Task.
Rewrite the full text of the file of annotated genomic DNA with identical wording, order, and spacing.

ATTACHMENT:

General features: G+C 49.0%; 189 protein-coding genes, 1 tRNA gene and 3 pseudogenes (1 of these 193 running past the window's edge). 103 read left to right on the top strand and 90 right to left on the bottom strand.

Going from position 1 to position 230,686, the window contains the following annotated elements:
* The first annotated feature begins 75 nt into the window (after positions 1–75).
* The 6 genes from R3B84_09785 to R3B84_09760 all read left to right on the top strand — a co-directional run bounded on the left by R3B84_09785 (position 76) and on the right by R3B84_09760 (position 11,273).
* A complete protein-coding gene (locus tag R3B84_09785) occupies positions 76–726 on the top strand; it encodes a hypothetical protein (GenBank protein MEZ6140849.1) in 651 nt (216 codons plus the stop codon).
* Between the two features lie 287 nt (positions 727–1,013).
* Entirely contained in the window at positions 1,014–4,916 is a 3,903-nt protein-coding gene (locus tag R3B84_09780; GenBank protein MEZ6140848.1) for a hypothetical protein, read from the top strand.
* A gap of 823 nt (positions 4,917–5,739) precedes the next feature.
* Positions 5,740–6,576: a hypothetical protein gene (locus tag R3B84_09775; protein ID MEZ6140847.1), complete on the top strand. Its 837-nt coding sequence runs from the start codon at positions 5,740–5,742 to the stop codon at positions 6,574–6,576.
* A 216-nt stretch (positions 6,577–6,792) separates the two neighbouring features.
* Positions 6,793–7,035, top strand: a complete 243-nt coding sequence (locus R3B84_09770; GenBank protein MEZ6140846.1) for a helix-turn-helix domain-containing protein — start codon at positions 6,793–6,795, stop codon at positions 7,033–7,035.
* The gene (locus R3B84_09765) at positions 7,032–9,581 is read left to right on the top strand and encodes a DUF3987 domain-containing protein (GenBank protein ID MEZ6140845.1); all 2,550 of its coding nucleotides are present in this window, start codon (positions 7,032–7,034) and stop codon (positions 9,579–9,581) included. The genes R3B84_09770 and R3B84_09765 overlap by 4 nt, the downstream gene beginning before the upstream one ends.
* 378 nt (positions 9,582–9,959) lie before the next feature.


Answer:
General features: G+C 49.0%; 189 protein-coding genes, 1 tRNA gene and 3 pseudogenes (1 of these 193 running past the window's edge). 103 read left to right on the top strand and 90 right to left on the bottom strand.

Going from position 1 to position 230,686, the window contains the following annotated elements:
* The first annotated feature begins 75 nt into the window (after positions 1–75).
* The 6 genes from R3B84_09785 to R3B84_09760 all read left to right on the top strand — a co-directional run bounded on the left by R3B84_09785 (position 76) and on the right by R3B84_09760 (position 11,273).
* A complete protein-coding gene (locus tag R3B84_09785) occupies positions 76–726 on the top strand; it encodes a hypothetical protein (GenBank protein MEZ6140849.1) in 651 nt (216 codons plus the stop codon).
* Between the two features lie 287 nt (positions 727–1,013).
* Entirely contained in the window at positions 1,014–4,916 is a 3,903-nt protein-coding gene (locus tag R3B84_09780; GenBank protein MEZ6140848.1) for a hypothetical protein, read from the top strand.
* A gap of 823 nt (positions 4,917–5,739) precedes the next feature.
* Positions 5,740–6,576: a hypothetical protein gene (locus tag R3B84_09775; protein ID MEZ6140847.1), complete on the top strand. Its 837-nt coding sequence runs from the start codon at positions 5,740–5,742 to the stop codon at positions 6,574–6,576.
* A 216-nt stretch (positions 6,577–6,792) separates the two neighbouring features.
* Positions 6,793–7,035, top strand: a complete 243-nt coding sequence (locus R3B84_09770; GenBank protein MEZ6140846.1) for a helix-turn-helix domain-containing protein — start codon at positions 6,793–6,795, stop codon at positions 7,033–7,035.
* The gene (locus R3B84_09765) at positions 7,032–9,581 is read left to right on the top strand and encodes a DUF3987 domain-containing protein (GenBank protein ID MEZ6140845.1); all 2,550 of its coding nucleotides are present in this window, start codon (positions 7,032–7,034) and stop codon (positions 9,579–9,581) included. The genes R3B84_09770 and R3B84_09765 overlap by 4 nt, the downstream gene beginning before the upstream one ends.
* 378 nt (positions 9,582–9,959) lie before the next feature.